Installing hardwood floors is not a difficult DIY project if you do your research beforehand and take your time in the beginning when you are prepping the floor area, especially if you opt for engineered tongue and groove which snaps together, or a floating floor which requires no glue or adhesive.
In fact, depending on your choice of flooring, you will install the flooring using one of the following methods.
Fastening Hardwoods to Sub-Floor
If this is your first time installing a hardwood floor, I strongly advise you to consider a floating floor.
However, nailing boards in place is not difficult, but will require a pneumatic nailer for face nailing, or a floor nailer to get the angle of the nails right. You can rent those at most home improvement stores.
There are two methods to nail hardwoods in place and both can be done without a pneumatic gun or floor nailer, although it is much more time consuming.
Face Nailing by Hand
I do not recommend this method with engineered wood. I would only consider it if installing solid wood flooring.
- Pre-drill a pilot hole in the surface of the wood flooring.
- Drive the nail into the surface but stop before you reach any part of the plank so that you do not risk damaging it with the hammer.
- Using a nail set, tap it in place, then fill the hole with wood putty.
There are also types of boards that require you to shoot a nail through the tongue of the plank at an angle, which is then covered by the next plank.
For this type of blind nailing, you definitely need a device called a floor nailer to guide shank nails at the appropriate angle. The device has a striking plate that you hit with a hammer to drive it in place at the right angle through the tongue of the placed board.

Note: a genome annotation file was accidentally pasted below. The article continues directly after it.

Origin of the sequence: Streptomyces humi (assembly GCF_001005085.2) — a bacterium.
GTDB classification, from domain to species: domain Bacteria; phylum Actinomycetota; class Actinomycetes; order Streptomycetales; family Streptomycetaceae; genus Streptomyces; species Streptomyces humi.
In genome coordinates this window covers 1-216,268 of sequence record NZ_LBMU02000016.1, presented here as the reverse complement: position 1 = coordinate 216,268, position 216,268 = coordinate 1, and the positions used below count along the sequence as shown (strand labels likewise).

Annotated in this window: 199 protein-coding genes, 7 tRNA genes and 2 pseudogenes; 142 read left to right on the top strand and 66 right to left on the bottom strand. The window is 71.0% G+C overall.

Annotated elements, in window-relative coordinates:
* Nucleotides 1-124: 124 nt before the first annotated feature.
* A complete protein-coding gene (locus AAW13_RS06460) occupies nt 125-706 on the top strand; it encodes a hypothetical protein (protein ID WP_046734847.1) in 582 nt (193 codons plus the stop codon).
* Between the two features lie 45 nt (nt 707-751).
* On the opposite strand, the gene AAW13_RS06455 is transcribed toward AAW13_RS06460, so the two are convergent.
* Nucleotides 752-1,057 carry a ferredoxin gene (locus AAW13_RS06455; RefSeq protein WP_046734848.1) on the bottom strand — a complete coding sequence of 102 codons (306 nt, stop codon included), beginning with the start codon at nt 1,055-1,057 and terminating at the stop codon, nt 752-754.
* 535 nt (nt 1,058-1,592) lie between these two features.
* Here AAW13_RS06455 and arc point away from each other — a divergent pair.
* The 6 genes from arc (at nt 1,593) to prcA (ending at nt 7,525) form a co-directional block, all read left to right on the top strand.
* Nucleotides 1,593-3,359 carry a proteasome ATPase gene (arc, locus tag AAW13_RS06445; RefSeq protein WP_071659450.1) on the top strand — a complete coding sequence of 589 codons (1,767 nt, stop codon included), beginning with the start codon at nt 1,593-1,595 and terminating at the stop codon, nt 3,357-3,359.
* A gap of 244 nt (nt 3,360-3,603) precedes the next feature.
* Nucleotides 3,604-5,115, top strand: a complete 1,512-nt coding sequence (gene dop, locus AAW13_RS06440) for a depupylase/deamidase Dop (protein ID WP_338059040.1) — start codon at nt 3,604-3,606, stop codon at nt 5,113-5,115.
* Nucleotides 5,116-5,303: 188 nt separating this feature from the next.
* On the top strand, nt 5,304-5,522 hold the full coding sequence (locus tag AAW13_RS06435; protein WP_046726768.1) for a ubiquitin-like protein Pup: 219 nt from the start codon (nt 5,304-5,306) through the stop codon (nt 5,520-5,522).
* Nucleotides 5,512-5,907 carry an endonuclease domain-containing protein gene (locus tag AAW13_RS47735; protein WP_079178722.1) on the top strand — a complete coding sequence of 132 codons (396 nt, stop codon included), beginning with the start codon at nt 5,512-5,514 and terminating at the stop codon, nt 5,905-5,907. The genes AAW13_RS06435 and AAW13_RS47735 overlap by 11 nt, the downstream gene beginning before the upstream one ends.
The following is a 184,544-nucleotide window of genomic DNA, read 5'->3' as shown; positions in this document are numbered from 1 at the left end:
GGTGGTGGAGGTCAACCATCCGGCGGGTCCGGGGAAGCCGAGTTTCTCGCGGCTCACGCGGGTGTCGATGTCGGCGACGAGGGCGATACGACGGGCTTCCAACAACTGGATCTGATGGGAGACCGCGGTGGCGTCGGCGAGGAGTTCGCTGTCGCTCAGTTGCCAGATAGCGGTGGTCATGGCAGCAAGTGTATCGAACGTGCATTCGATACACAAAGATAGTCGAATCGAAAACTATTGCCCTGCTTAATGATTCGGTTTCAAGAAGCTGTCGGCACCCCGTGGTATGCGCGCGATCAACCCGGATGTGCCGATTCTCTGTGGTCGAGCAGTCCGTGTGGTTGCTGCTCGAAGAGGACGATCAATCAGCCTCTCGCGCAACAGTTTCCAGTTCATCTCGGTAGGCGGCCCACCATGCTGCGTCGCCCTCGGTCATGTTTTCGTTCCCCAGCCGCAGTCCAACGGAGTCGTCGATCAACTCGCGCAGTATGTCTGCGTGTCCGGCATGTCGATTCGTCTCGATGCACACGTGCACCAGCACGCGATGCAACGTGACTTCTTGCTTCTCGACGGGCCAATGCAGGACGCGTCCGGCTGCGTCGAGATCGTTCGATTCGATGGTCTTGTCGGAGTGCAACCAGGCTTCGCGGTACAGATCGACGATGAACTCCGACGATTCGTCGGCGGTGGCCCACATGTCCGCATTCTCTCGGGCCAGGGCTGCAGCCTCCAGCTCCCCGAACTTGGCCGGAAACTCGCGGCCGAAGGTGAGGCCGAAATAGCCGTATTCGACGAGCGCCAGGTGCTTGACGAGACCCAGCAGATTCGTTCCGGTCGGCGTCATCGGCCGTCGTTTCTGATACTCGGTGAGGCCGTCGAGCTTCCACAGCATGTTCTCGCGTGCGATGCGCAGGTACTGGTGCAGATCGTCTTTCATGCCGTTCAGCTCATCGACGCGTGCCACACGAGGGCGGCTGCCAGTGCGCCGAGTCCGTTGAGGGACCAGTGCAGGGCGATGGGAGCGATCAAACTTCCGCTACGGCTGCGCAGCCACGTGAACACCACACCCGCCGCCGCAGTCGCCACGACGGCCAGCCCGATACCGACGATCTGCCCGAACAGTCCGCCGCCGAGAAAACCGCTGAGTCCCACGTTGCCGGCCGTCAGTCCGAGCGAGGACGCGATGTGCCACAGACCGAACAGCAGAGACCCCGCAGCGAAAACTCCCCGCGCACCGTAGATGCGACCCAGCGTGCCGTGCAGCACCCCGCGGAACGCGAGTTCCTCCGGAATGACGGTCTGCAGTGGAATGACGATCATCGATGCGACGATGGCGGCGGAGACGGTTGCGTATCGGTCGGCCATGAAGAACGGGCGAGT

- Drive a nail at an angle through the tongue of the board that is set in place.
- Insert the next board into the tongue of the placed board which slides into place, hiding the nail.
Installing the First Row Correctly is Critical
Set out boards for the first three rows making sure they are all straight. In order to ensure that your joints do not line up, the boards must be cut by 6 inches so you can stagger them from row to row.
For the first row, you can leave the lengths as is. For the second row, cut the board by 6 inches and start that row. For the third row, cut that first board by 12 inches.
From that point along those rows, you can use full length boards since the staggering at the beginning will keep the joints offset.
For the fourth row, you can either begin by cutting the first board by 18 inches, or simply return to full length boards and the process for row 5 will begin again.
At the end of each row, you will probably need to cut a board to fit it in place. Use the cutting methods described earlier to get a true cut.
First Row – Face Nailing Solid Wood Floors by Hand
- Dry fit the first row in place.
- Place the tongue facing away from the wall.
- Do not place the board directly up against the wall. You need to leave a ½ gap for expansion. The baseboards will cover the gap.
- Before nailing in place, measure the distance from the board to the chalk guideline from both ends to make sure it is the same distance.